Empirical Mode Decomposition (EMD) is an effective tool for the analysis of non-linear and non-stationary signals, which has been widely used in various application fields for noise reduction, feature extraction and classification. Due to its adaptive and data-driven nature, it has been introduced to electroencephalography (EEG) analysis to extract more accurate information in time-frequency, phase coherence and brain connectivity analysis. EMD method decomposes signal into several narrow band oscillatory mode components, known as Intrinsic Mode Functions (IMFs). Despite its advantage and importance, using EMD in signal processing is problematic as the algorithm is computationally very expensive. For high-density, high-resolution EEG measurements, the runtime can easily reach several hours.
Over the past decade, several variants of the EMD method have been proposed, including Multivariate Empirical Mode Decomposition (MEMD). MEMD focuses on the empirical mode decomposition process of multi-channel signals, it treats the input signal as a multivariate signal in a high-dimensional space. By projecting the signal onto each direction vector and calculating the multivariate envelopes and IMFs, the synchronous decomposition of the multichannel signal can be realized. However, multi-channel signals will bring a heavier workload which makes MEMD computationally even more expensive.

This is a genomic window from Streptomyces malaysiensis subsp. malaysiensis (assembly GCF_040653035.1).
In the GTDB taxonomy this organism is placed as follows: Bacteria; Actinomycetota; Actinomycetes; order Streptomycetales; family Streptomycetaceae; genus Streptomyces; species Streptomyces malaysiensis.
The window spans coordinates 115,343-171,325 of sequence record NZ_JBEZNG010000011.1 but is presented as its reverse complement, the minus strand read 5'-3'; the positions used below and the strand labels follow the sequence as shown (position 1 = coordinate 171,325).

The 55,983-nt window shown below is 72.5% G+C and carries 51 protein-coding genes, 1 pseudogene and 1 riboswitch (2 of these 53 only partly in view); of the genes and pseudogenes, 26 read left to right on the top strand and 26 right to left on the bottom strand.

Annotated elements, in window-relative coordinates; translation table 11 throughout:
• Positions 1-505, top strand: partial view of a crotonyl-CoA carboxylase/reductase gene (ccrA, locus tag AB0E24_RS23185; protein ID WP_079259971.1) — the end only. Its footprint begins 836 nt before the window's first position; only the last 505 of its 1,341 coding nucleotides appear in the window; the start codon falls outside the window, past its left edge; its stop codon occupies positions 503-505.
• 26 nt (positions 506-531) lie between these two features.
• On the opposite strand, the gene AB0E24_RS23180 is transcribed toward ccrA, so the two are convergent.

In this talk, we will describe the implementation strategy and details of a parallel CUDA MEMD algorithm. We will start with an overview of the numerical steps of MEMD, then the details of the parallelization steps, including direction vector generation, signal projection, extrema detection and selection, and the cubic spline interpolation, etc. Compared with MEMD implementation in the MATLAB-based EMDLAB toolbox, our GPU parallel version achieves about 150x performance improvement reducing execution time from hours to minutes.